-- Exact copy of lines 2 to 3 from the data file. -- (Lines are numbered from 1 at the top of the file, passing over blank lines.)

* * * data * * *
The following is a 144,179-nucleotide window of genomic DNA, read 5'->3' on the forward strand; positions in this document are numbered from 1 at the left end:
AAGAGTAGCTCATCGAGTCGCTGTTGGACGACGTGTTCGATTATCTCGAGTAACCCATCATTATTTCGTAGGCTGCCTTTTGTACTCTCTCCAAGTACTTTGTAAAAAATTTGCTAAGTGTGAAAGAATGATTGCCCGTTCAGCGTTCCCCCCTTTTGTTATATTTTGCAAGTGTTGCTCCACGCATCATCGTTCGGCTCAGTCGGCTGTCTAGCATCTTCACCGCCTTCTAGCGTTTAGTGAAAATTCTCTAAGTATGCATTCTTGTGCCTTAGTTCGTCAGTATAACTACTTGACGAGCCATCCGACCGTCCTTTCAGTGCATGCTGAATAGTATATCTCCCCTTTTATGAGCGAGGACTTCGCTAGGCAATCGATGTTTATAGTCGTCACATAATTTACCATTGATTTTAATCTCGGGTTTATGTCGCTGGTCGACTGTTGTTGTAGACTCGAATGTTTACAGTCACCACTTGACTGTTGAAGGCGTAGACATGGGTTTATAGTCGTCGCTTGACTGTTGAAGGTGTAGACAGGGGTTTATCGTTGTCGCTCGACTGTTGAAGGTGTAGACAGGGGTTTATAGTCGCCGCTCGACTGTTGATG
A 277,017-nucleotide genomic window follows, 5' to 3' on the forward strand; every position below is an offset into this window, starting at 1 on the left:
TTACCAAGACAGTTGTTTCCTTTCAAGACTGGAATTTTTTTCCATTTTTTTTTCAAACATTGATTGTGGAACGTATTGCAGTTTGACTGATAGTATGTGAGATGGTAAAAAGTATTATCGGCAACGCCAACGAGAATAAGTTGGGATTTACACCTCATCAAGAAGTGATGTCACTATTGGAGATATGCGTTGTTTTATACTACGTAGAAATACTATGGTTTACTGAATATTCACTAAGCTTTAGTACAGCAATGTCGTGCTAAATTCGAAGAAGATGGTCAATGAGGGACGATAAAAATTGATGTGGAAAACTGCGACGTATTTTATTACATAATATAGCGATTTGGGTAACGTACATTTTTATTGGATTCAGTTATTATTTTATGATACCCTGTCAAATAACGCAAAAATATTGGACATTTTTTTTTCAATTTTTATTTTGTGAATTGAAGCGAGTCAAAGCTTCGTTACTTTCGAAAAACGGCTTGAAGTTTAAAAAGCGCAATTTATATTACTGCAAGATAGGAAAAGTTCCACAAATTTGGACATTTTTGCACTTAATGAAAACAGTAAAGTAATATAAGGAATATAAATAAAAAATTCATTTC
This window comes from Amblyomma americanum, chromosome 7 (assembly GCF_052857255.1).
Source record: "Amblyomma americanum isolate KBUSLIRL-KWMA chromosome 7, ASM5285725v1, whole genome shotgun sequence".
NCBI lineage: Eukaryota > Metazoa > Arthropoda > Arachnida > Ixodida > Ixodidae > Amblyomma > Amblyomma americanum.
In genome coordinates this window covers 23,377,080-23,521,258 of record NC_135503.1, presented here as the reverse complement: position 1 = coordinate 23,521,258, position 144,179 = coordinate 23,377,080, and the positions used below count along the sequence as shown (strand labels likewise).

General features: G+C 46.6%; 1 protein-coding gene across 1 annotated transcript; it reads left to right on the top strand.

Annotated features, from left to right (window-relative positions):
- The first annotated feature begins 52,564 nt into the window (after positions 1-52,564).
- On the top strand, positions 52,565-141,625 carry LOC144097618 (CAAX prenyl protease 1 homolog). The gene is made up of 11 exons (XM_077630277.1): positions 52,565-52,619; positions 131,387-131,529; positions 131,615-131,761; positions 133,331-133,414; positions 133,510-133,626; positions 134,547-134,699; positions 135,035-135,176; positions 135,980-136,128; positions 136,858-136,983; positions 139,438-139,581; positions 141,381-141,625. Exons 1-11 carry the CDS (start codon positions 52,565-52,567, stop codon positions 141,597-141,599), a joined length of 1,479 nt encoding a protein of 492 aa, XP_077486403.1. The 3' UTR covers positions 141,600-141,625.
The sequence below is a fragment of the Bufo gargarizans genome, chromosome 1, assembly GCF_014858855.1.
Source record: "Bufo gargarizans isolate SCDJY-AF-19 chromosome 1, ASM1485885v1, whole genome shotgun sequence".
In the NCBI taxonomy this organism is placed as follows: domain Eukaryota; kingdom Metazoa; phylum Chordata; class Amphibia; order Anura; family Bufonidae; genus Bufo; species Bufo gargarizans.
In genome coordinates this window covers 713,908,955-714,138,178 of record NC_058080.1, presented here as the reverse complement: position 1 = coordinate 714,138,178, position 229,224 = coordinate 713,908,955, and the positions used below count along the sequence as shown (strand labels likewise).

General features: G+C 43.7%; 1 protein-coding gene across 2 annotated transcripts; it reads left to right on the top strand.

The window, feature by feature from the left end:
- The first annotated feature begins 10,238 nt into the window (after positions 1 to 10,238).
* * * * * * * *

AAGAGTAGCTCATCGAGTCGCTGTTGGACGACGTGTTCGATTATCTCGAGTAACCCATCATTATTTCGTAGGCTGCCTTTTGTACTCTCTCCAAGTACTTTGTAAAAAATTTGCTAAGTGTGAAAGAATGATTGCCCGTTCAGCGTTCCCCCCTTTTGTTATATTTTGCAAGTGTTGCTCCACGCATCATCGTTCGGCTCAGTCGGCTGTCTAGCATCTTCACCGCCTTCTAGCGTTTAGTGAAAATTCTCTAAGTATGCATTCTTGTGCCTTAGTTCGTCAGTATAACTACTTGACGAGCCATCCGACCGTCCTTTCAGTGCATGCTGAATAGTATATCTCCCCTTTTATGAGCGAGGACTTCGCTAGGCAATCGATGTTTATAGTCGTCACATAATTTACCATTGATTTTAATCTCGGGTTTATGTCGCTGGTCGACTGTTGTTGTAGACTCGAATGTTTACAGTCACCACTTGACTGTTGAAGGCGTAGACATGGGTTTATAGTCGTCGCTTGACTGTTGAAGGTGTAGACAGGGGTTTATCGTTGTCGCTCGACTGTTGAAGGTGTAGACAGGGGTTTATAGTCGCCGCTCGACTGTTGATG
A 277,017-nucleotide genomic window follows, 5' to 3' on the forward strand; every position below is an offset into this window, starting at 1 on the left: